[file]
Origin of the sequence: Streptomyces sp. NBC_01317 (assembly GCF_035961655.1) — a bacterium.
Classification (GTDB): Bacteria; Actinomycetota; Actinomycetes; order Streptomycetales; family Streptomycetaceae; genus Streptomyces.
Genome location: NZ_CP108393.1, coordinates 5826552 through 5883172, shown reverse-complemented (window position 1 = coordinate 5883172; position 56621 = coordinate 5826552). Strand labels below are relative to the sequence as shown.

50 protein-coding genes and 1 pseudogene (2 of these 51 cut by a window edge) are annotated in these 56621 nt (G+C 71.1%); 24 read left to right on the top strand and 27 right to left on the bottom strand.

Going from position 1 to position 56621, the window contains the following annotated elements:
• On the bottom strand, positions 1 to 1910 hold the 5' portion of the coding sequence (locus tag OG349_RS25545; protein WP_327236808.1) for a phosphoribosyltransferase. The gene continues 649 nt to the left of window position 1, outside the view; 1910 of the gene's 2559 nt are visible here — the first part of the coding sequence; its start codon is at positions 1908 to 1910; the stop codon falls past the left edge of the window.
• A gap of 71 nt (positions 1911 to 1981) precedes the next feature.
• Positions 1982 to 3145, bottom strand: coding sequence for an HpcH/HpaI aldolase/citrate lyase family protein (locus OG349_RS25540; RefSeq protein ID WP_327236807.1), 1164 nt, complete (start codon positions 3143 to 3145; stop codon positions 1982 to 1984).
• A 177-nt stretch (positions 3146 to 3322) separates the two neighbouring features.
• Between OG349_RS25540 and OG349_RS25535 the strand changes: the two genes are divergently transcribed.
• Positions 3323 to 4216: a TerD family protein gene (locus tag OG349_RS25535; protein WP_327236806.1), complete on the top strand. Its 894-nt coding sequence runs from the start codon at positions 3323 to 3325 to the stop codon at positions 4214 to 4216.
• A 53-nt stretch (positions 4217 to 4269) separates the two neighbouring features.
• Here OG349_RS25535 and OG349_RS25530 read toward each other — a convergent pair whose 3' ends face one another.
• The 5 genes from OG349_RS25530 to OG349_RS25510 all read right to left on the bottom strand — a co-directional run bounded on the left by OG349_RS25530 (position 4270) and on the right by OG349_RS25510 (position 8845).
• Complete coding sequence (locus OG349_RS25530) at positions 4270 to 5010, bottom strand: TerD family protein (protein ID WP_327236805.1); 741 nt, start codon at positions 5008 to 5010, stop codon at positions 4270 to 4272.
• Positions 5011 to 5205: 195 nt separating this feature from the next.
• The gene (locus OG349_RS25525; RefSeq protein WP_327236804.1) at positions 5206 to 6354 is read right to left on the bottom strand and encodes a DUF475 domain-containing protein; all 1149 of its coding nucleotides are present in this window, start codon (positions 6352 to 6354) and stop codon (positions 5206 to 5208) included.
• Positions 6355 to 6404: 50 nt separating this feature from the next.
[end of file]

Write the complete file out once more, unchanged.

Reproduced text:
Origin of the sequence: Streptomyces sp. NBC_01317 (assembly GCF_035961655.1) — a bacterium.
Classification (GTDB): Bacteria; Actinomycetota; Actinomycetes; order Streptomycetales; family Streptomycetaceae; genus Streptomyces.
Genome location: NZ_CP108393.1, coordinates 5826552 through 5883172, shown reverse-complemented (window position 1 = coordinate 5883172; position 56621 = coordinate 5826552). Strand labels below are relative to the sequence as shown.

50 protein-coding genes and 1 pseudogene (2 of these 51 cut by a window edge) are annotated in these 56621 nt (G+C 71.1%); 24 read left to right on the top strand and 27 right to left on the bottom strand.

Going from position 1 to position 56621, the window contains the following annotated elements:
• On the bottom strand, positions 1 to 1910 hold the 5' portion of the coding sequence (locus tag OG349_RS25545; protein WP_327236808.1) for a phosphoribosyltransferase. The gene continues 649 nt to the left of window position 1, outside the view; 1910 of the gene's 2559 nt are visible here — the first part of the coding sequence; its start codon is at positions 1908 to 1910; the stop codon falls past the left edge of the window.
• A gap of 71 nt (positions 1911 to 1981) precedes the next feature.
• Positions 1982 to 3145, bottom strand: coding sequence for an HpcH/HpaI aldolase/citrate lyase family protein (locus OG349_RS25540; RefSeq protein ID WP_327236807.1), 1164 nt, complete (start codon positions 3143 to 3145; stop codon positions 1982 to 1984).
• A 177-nt stretch (positions 3146 to 3322) separates the two neighbouring features.
• Between OG349_RS25540 and OG349_RS25535 the strand changes: the two genes are divergently transcribed.
• Positions 3323 to 4216: a TerD family protein gene (locus tag OG349_RS25535; protein WP_327236806.1), complete on the top strand. Its 894-nt coding sequence runs from the start codon at positions 3323 to 3325 to the stop codon at positions 4214 to 4216.
• A 53-nt stretch (positions 4217 to 4269) separates the two neighbouring features.
• Here OG349_RS25535 and OG349_RS25530 read toward each other — a convergent pair whose 3' ends face one another.
• The 5 genes from OG349_RS25530 to OG349_RS25510 all read right to left on the bottom strand — a co-directional run bounded on the left by OG349_RS25530 (position 4270) and on the right by OG349_RS25510 (position 8845).
• Complete coding sequence (locus OG349_RS25530) at positions 4270 to 5010, bottom strand: TerD family protein (protein ID WP_327236805.1); 741 nt, start codon at positions 5008 to 5010, stop codon at positions 4270 to 4272.
• Positions 5011 to 5205: 195 nt separating this feature from the next.
• The gene (locus OG349_RS25525; RefSeq protein WP_327236804.1) at positions 5206 to 6354 is read right to left on the bottom strand and encodes a DUF475 domain-containing protein; all 1149 of its coding nucleotides are present in this window, start codon (positions 6352 to 6354) and stop codon (positions 5206 to 5208) included.
• Positions 6355 to 6404: 50 nt separating this feature from the next.